15. maxcok

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    Spoken like a true-blue anti-intellectual teabagger. Why don't you tell me what to do, friend? :rolleyes:

    I normally use the dictionary to remind myself of the precise meaning(s) of a word I'm unsure of, and sometimes to confirm the correct spelling. I don't use spell-check, for me it's a crutch, but you might find it useful. I retain better and my mind and my working vocabulary are better exercised going through the process of actually looking things up. You should try it sometime.

    David Brooks, noted conservative columnist, comments on the great vociferous divide in American politics. It's less about Republican vs. Democrat or even "right" vs. "left". It's more about the ignorant and uneducated vs. the educated and informed. The teabagger movement is nothing less than a war on education, science and reason. In their typically cynical means of maximizing their voter base, the Republican party has long capitalized on idiocy and adopted it into their dogma. Incorporating the teabaggers into their big circus tent is a natural.

    Brooks is up first followed by others. Read and try to comprehend, insofar as you are capable:





    “The four corners of deceit: government, academia, science and media. Those institutions are now corrupt and exist by virtue of deceit. That's how they promulgate themselves; it is how they prosper.” -- Rush Limbaugh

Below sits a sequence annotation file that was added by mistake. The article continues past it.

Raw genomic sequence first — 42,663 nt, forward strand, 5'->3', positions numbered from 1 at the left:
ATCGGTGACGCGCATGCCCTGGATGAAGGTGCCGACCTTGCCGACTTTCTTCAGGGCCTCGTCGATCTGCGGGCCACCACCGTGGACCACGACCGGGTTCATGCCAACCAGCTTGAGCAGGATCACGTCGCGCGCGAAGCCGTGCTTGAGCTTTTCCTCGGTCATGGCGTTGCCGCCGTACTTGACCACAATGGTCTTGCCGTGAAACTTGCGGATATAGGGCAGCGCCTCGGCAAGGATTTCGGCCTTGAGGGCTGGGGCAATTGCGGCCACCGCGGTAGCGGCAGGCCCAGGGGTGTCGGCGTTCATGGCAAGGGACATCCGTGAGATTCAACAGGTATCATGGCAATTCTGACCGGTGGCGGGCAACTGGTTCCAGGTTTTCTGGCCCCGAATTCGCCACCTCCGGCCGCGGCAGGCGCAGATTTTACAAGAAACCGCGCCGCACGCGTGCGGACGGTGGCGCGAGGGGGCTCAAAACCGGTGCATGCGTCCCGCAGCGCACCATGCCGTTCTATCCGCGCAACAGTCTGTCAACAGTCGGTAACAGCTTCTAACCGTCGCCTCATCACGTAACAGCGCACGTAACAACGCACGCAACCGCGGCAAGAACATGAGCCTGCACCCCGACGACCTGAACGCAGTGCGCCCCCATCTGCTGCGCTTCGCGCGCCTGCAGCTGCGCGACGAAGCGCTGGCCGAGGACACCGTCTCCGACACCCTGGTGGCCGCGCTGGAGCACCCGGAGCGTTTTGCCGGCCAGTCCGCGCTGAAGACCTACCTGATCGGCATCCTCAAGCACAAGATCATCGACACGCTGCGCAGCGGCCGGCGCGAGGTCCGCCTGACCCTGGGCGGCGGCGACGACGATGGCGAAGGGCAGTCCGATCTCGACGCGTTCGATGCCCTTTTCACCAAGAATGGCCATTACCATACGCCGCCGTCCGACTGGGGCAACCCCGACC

p.s. I almost forgot Parr, you didn't answer my questions. You never did define what you meant by the word(?) "rampid", nor did you explain what "2011 election" you were referencing. Please enlighten us.
     
    #15 maxcok, Mar 7, 2011
    Last edited: Mar 7, 2011
  16. parr

    parr New Member

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    Point well taken in regards to dictionary, the word "rampid" I don't
    think you will find it, probably a word used to define "out of control". And
    as bonus to amplifiy the elections ehere the republicans recently took
    back the house, I may have mistaken about the year, but i'm sure you
    know whick one. Back to dictionary, will try to use it more often in future, ok.
     
  17. MadCock

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    Vote - Constitution Party; Libertarian party; Green party; Independent party; ect; ect

    Vote for some thing or some one you belive in;

    vote to have your voice heard!

    It seems all too often that people forget that there are a multitude of 3rd parties here in the US.
     
    #17 MadCock, Mar 7, 2011
    Last edited: Mar 7, 2011
  18. petite

    petite New Member

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    parr meant rampant, not rampid, because rampid isn't a word. He just isn't educated enough to know that, or to know how it's pronounced so he could sound out the spelling.

    Without changing the current voting system to one in which third party votes would be effective, voting for a third party is futile.
     
    #18 petite, Mar 7, 2011
    Last edited: Mar 7, 2011
  19. MadCock

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    It’s not a need to change the voting system. It’s a need for the third parties to have the acknowledgment, the public support, and financing that the two major parties have.
     
  20. Bbucko

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    Agreed. But the 2011 "election" needs some further in-depth analysis, too.